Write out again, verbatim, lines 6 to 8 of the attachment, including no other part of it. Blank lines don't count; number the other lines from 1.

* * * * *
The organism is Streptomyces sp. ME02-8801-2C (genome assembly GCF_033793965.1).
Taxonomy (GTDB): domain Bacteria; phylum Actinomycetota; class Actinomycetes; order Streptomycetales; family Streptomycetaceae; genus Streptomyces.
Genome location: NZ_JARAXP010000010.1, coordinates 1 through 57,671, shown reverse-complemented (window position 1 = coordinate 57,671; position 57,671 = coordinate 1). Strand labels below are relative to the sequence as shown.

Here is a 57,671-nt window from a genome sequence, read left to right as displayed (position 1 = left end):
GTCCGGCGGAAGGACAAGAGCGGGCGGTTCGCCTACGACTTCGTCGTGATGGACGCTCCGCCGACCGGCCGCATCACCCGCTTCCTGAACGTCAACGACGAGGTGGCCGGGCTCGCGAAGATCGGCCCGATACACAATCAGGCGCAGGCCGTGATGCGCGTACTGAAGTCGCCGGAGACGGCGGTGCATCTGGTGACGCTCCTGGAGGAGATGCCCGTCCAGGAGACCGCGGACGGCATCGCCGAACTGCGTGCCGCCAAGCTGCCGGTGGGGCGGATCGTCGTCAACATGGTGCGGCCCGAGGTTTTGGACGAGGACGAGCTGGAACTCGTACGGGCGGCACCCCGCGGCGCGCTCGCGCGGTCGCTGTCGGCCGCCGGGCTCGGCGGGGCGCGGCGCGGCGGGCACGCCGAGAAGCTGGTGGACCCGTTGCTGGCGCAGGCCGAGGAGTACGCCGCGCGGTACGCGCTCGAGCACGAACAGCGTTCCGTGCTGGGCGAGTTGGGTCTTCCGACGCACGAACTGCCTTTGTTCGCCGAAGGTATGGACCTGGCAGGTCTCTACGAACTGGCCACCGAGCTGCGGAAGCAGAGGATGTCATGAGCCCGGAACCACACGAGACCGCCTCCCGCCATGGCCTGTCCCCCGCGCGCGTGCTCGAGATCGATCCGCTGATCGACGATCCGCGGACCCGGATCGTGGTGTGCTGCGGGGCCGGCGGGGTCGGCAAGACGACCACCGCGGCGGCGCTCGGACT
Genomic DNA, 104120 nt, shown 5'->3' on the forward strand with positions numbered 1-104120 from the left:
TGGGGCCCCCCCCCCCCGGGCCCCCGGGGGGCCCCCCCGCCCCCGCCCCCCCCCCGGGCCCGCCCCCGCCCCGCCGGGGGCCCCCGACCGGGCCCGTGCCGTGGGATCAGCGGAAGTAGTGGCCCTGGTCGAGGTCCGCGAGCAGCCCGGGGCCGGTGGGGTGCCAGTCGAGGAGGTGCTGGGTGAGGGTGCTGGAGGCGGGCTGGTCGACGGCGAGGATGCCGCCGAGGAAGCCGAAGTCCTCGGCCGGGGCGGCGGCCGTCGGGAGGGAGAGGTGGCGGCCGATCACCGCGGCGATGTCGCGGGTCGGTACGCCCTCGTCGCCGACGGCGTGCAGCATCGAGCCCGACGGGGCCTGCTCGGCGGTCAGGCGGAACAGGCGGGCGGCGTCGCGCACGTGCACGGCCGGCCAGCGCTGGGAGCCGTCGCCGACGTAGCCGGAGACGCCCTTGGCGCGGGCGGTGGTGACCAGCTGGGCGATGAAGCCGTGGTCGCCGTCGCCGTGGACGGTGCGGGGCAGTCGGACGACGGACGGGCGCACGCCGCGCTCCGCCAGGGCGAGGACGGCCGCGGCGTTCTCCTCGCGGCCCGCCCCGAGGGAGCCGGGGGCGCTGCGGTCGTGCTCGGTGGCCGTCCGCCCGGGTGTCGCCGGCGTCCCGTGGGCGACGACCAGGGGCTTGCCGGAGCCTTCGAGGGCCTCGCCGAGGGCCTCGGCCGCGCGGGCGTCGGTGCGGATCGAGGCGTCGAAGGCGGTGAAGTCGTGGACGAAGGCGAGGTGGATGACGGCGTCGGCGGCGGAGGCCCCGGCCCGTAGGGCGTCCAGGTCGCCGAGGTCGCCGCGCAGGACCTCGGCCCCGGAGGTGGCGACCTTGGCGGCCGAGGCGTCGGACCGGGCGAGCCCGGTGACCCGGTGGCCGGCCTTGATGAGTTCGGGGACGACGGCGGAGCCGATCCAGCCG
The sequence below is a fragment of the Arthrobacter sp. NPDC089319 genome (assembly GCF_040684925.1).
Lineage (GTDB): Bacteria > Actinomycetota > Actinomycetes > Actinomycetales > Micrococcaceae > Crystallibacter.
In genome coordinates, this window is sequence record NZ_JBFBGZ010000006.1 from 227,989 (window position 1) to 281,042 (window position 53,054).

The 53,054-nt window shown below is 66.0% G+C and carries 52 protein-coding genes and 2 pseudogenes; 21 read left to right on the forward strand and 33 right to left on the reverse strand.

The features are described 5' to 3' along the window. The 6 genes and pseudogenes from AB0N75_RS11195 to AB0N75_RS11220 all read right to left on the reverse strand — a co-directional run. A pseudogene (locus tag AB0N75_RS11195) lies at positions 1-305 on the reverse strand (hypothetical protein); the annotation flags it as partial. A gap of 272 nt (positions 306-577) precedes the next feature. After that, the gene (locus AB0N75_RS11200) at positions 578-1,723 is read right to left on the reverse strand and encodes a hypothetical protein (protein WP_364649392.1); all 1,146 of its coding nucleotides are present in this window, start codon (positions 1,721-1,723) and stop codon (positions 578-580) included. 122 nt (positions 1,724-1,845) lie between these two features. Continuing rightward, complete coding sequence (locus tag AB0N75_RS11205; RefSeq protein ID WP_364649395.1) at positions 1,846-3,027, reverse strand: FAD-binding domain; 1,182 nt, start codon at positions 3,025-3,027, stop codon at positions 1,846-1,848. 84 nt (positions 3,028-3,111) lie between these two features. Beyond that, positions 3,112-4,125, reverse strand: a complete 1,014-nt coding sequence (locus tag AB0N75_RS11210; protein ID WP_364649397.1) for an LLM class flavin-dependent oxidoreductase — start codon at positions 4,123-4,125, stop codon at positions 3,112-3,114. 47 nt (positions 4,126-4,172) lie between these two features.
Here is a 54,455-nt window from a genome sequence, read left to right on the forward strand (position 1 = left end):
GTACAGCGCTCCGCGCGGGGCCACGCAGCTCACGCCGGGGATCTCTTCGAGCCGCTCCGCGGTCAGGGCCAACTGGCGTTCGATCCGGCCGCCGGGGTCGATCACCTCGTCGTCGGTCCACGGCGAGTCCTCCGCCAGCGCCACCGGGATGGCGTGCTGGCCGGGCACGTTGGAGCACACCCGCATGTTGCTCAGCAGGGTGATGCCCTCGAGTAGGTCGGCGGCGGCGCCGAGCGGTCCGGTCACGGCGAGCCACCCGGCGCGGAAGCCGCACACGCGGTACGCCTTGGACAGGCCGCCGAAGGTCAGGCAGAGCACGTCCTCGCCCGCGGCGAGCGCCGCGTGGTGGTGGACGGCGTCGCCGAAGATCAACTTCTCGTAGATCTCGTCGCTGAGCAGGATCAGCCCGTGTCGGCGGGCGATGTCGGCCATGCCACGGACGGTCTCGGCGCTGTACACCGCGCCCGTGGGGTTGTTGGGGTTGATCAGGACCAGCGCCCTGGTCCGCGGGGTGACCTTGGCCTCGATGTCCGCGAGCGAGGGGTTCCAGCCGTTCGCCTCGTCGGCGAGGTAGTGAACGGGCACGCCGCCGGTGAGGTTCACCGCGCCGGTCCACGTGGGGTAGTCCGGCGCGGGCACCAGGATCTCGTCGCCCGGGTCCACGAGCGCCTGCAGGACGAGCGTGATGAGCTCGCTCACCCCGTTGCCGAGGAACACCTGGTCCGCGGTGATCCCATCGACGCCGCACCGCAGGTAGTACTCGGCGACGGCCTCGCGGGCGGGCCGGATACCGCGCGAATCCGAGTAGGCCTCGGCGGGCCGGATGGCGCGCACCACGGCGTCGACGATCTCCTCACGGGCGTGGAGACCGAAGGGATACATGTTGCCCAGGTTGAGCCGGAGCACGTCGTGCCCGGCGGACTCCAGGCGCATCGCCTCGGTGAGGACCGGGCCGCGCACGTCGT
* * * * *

Genomic DNA, 104120 nt, shown 5'->3' on the forward strand with positions numbered 1-104120 from the left:
TGGGGCCCCCCCCCCCCGGGCCCCCGGGGGGCCCCCCCGCCCCCGCCCCCCCCCCGGGCCCGCCCCCGCCCCGCCGGGGGCCCCCGACCGGGCCCGTGCCGTGGGATCAGCGGAAGTAGTGGCCCTGGTCGAGGTCCGCGAGCAGCCCGGGGCCGGTGGGGTGCCAGTCGAGGAGGTGCTGGGTGAGGGTGCTGGAGGCGGGCTGGTCGACGGCGAGGATGCCGCCGAGGAAGCCGAAGTCCTCGGCCGGGGCGGCGGCCGTCGGGAGGGAGAGGTGGCGGCCGATCACCGCGGCGATGTCGCGGGTCGGTACGCCCTCGTCGCCGACGGCGTGCAGCATCGAGCCCGACGGGGCCTGCTCGGCGGTCAGGCGGAACAGGCGGGCGGCGTCGCGCACGTGCACGGCCGGCCAGCGCTGGGAGCCGTCGCCGACGTAGCCGGAGACGCCCTTGGCGCGGGCGGTGGTGACCAGCTGGGCGATGAAGCCGTGGTCGCCGTCGCCGTGGACGGTGCGGGGCAGTCGGACGACGGACGGGCGCACGCCGCGCTCCGCCAGGGCGAGGACGGCCGCGGCGTTCTCCTCGCGGCCCGCCCCGAGGGAGCCGGGGGCGCTGCGGTCGTGCTCGGTGGCCGTCCGCCCGGGTGTCGCCGGCGTCCCGTGGGCGACGACCAGGGGCTTGCCGGAGCCTTCGAGGGCCTCGCCGAGGGCCTCGGCCGCGCGGGCGTCGGTGCGGATCGAGGCGTCGAAGGCGGTGAAGTCGTGGACGAAGGCGAGGTGGATGACGGCGTCGGCGGCGGAGGCCCCGGCCCGTAGGGCGTCCAGGTCGCCGAGGTCGCCGCGCAGGACCTCGGCCCCGGAGGTGGCGACCTTGGCGGCCGAGGCGTCGGACCGGGCGAGCCCGGTGACCCGGTGGCCGGCCTTGATGAGTTCGGGGACGACGGCGGAGCCGATCCAGCCG
The sequence below is a fragment of the Arthrobacter sp. NPDC089319 genome (assembly GCF_040684925.1).